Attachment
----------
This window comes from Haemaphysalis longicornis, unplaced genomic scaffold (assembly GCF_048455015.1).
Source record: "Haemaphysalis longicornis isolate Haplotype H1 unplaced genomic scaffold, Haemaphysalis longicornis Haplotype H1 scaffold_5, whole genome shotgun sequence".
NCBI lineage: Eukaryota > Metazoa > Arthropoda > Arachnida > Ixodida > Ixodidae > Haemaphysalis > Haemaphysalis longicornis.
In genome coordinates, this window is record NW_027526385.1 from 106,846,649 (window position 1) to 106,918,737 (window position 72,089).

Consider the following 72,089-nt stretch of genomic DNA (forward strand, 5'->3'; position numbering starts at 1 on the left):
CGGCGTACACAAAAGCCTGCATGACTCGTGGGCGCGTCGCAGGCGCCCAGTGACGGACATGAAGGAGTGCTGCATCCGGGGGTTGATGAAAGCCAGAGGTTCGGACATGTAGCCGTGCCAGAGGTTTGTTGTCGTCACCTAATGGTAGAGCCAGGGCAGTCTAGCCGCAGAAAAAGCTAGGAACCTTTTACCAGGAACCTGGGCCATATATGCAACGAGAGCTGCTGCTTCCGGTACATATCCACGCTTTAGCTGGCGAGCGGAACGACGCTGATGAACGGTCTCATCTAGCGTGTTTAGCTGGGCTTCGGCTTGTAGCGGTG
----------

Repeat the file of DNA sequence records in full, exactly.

This window comes from Haemaphysalis longicornis, unplaced genomic scaffold (assembly GCF_048455015.1).
Source record: "Haemaphysalis longicornis isolate Haplotype H1 unplaced genomic scaffold, Haemaphysalis longicornis Haplotype H1 scaffold_5, whole genome shotgun sequence".
NCBI lineage: Eukaryota > Metazoa > Arthropoda > Arachnida > Ixodida > Ixodidae > Haemaphysalis > Haemaphysalis longicornis.
In genome coordinates, this window is record NW_027526385.1 from 106,846,649 (window position 1) to 106,918,737 (window position 72,089).

Consider the following 72,089-nt stretch of genomic DNA (forward strand, 5'->3'; position numbering starts at 1 on the left):
CGGCGTACACAAAAGCCTGCATGACTCGTGGGCGCGTCGCAGGCGCCCAGTGACGGACATGAAGGAGTGCTGCATCCGGGGGTTGATGAAAGCCAGAGGTTCGGACATGTAGCCGTGCCAGAGGTTTGTTGTCGTCACCTAATGGTAGAGCCAGGGCAGTCTAGCCGCAGAAAAAGCTAGGAACCTTTTACCAGGAACCTGGGCCATATATGCAACGAGAGCTGCTGCTTCCGGTACATATCCACGCTTTAGCTGGCGAGCGGAACGACGCTGATGAACGGTCTCATCTAGCGTGTTTAGCTGGGCTTCGGCTTGTAGCGGTG